Citizens United and Corporations as the Super Duper

I’ve been working my way through the Thursday’s landmark Supreme Court decision in Citizens United v. Federal Election Commission. Along the way I’ve been debating the case on Facebook, various forums I belong to, with friends at school, and with a professor or two. Many of these people are seemingly ignoring what the case was actually about – an Orwellian situation in which the government filed criminal charges against a corporation for making a political movie and instead focusing on the headlines that the decision has received from the press/link aggregators/bloggers/etc.: “Court Ruling Allows Corporations to Completely Control Your Government and Life” or something to that effect. Olbermann is ranting (Nothing new. Click at your own risk.). Lessig is asking for action. And, in his State of the Union address, President Obama uncouthly scolded the Court to their faces. Tempers are high and we are being told, notably by Justice Stevens in his dissent, that the sky is falling and our democracy’s days are numbered. (As an aside, I wonder if Olbermann and others know that the ACLU, that notorious corporate stooge and enemy of the workin’ man, filed an excellent amicus brief supporting Citizens United and the overruling of Austin. Not surprising because, after all, the ACLU is a corporation.)

The case is certainly important. Others have already offered great comments about why the decision is correct. Timothy B. Lee wrote an excellent defense of the case from a self-described “free speech zealot.” And perhaps none have said it better than Justice Scalia (as is often the case) in his dissent in the now overruled case of Austin v. Michigan Chamber of Commerce:

“Attention all citizens. To assure the fairness of elections by preventing disproportionate expression of the views of any single powerful group, your Government has decided that the following associations of persons shall be prohibited from speaking or writing in support of any candidate: _____”

In permitting Michigan to make private corporations the first object of this Orwellian announcement, the Court today endorses the principle that too much speech is an evil that the democratic majority can proscribe. I dissent because that principle is contrary to our case law and incompatible with the absolutely central truth of the First Amendment: that government cannot be trusted to assure, through censorship, the “fairness” of political debate.

My contribution to this set of commentary focuses more on how the case, and the debates around campaign finance in general, puts into sharp relief disagreements fundamental to political ideologies. Prior to taking a class last semester entitled “The Creation of Public Policy” with former Colorado State Senator and House Member Ken Gordon, I had never found campaign finance to be a particularly interesting subject. It seemed far removed from my usual focus on more abstract and fundamental elements of political philosophy. I came to find, however, that the issues in campaign finance are perfect reflections of the fundamental issues upon which the political sides disagree.

To explain: There are views of free speech that hold that the government should simply keep its hands off the marketplace of ideas and allow the process to run its course. There are other views that maintain that, in order to ensure fairness and prevent “distortion” of the marketplace, the government should buy a podium for those who cannot afford one. The campaign finance debate is simply a spin on this latter view but, instead of buying people podiums (which we’ve already seen in various versions of the fairness doctrine), the state should take away podiums from those who have too many. Moreover, it is quite clear how these two views on the proper functioning of the marketplace of ideas line up with similarly differing views on the proper functioning of the economic marketplace.

And the policy prescriptions are identical: Government has the right, if not the duty, to fix distortions in both markets – ideas and economics – in order to ensure fairness. Often lost with these pleas is the discussion of whether or not the government has the ability to do so in an effective and trustworthy way.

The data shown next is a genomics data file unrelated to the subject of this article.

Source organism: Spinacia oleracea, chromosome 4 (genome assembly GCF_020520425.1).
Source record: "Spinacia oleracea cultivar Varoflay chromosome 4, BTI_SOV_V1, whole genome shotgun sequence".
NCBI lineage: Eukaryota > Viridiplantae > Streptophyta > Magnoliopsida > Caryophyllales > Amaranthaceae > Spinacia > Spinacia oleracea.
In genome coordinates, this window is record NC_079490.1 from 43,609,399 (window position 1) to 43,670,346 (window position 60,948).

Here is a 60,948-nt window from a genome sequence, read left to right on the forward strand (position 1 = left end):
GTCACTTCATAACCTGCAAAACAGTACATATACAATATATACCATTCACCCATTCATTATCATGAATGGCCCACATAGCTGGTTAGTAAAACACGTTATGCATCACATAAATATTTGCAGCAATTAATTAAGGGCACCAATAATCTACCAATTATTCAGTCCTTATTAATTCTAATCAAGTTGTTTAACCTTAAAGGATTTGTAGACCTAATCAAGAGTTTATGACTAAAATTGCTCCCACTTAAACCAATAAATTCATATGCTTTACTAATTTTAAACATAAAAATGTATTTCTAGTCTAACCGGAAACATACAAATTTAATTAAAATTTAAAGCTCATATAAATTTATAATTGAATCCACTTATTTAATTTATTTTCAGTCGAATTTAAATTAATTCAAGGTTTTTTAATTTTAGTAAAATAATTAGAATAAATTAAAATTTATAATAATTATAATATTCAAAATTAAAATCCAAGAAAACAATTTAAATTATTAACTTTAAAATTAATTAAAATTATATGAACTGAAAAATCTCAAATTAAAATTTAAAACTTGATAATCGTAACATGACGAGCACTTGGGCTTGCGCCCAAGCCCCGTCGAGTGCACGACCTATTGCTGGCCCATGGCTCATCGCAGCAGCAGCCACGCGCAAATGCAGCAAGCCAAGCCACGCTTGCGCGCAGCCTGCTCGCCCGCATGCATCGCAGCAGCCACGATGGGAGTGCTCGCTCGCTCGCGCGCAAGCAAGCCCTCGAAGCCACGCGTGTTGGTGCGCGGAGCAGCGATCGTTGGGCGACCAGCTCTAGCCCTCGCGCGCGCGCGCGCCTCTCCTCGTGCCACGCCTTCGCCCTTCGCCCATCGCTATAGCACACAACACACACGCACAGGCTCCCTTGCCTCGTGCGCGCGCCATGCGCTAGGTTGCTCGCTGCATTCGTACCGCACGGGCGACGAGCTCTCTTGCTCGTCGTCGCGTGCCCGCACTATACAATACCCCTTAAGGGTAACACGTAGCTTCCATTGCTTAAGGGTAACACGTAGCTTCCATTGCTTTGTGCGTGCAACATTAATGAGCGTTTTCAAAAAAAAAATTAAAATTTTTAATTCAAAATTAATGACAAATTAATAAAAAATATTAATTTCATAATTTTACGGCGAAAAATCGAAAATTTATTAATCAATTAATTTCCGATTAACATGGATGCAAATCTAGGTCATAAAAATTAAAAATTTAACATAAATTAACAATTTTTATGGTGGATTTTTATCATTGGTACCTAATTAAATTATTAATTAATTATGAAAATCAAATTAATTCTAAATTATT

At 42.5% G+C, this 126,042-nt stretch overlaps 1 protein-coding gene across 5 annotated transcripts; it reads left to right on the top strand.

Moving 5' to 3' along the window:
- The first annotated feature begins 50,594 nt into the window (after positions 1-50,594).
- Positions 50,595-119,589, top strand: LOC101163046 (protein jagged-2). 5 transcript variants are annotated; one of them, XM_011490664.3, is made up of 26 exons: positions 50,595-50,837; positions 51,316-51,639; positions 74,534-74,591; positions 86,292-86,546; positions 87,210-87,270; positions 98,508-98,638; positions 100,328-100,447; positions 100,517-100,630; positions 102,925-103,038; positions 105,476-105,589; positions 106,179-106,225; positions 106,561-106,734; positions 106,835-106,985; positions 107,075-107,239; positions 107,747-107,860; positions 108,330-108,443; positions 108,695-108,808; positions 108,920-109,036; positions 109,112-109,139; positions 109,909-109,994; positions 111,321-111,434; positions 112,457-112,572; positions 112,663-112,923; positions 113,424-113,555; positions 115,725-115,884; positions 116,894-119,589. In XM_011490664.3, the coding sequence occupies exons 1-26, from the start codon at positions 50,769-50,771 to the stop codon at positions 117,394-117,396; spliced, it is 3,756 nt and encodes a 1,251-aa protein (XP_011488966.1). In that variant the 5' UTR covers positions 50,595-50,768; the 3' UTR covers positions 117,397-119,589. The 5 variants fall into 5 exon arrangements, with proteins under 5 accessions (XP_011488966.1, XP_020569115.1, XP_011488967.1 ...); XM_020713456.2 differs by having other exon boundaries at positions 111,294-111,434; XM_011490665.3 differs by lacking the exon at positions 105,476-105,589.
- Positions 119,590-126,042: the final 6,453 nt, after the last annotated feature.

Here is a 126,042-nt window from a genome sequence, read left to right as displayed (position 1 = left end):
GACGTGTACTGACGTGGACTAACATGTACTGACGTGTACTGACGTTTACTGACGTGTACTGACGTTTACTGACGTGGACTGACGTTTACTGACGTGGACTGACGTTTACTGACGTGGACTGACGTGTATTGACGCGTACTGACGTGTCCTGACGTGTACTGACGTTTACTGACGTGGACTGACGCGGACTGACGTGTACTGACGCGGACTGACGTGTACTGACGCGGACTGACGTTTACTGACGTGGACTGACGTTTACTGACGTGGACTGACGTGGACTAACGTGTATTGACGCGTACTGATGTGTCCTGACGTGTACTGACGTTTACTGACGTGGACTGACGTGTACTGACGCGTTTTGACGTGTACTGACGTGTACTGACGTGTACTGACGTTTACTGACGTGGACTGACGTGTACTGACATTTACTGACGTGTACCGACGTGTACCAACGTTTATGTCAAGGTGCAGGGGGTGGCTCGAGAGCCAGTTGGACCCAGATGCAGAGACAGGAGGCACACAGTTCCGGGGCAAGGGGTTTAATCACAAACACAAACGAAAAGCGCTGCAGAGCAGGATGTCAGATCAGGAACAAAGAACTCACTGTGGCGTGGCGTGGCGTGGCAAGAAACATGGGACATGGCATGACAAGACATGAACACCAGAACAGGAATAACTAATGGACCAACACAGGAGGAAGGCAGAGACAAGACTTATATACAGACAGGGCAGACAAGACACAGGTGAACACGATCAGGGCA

One of the justifications for upholding this law is the so-called “antidistortion” rationale. Although it was weakly pushed by the government in Citizens United, I think it is the core reason why the average leftist Joe is angry with this decision. Fundamentally, the left is afraid of entities with power in the economic marketplace transferring their power to the political marketplace. When examined, however, this reasoning fails apart. Not only would this logic bar Oprah, as well as any actor, from commenting on a campaign, but it seeks to divide up the world into government approved speakers and non-speakers by saying, “okay, your power in economics is congruent with what it should be in the realm of ideas, move on…Next!”

In order to identify a distorted marketplace of ideas, one must be able to identify, or at least imagine, what a non-distorted marketplace of ideas would look like. Some truly bizarre versions of an undistorted market have been offered. Justice Marshall had this to say in Austin v. Mich. Chamber of Commerce:

Michigan’s regulation aims at a different type of corruption in the political arena: the corrosive and distorting effects of immense aggregations of wealth that are accumulated with the help of the corporate form and that have little or no correlation to the public’s support for the corporation’s political ideas…it ensures that expenditures reflect actual public support for the political ideas espoused by corporations.

Apparently, whether or not the financially powerful can speak should be dependent upon how many people already agree with them(!). (I wonder if the left would apply this same logic to George Soros and others who derived their wealth from the corporate sphere and then propped up the ailing Air America.) In his dissent, Scalia responded to Marshall:

The Court does not try to defend the proposition that independent advocacy poses a substantial risk of political “corruption,” as English-speakers understand that term. Rather, it asserts that that concept (which it defines as “financial quid pro quo’ corruption,”) is really just a narrow subspecies of a hitherto unrecognized genus of political corruptionUnder this mode of analysis, virtually anything the Court deems politically undesirable can be turned into political corruption — by simply describing its effects as politically “corrosive,” which is close enough to “corruptive” to qualify. It is sad to think that the First Amendment will ultimately be brought down not by brute force but by poetic metaphor.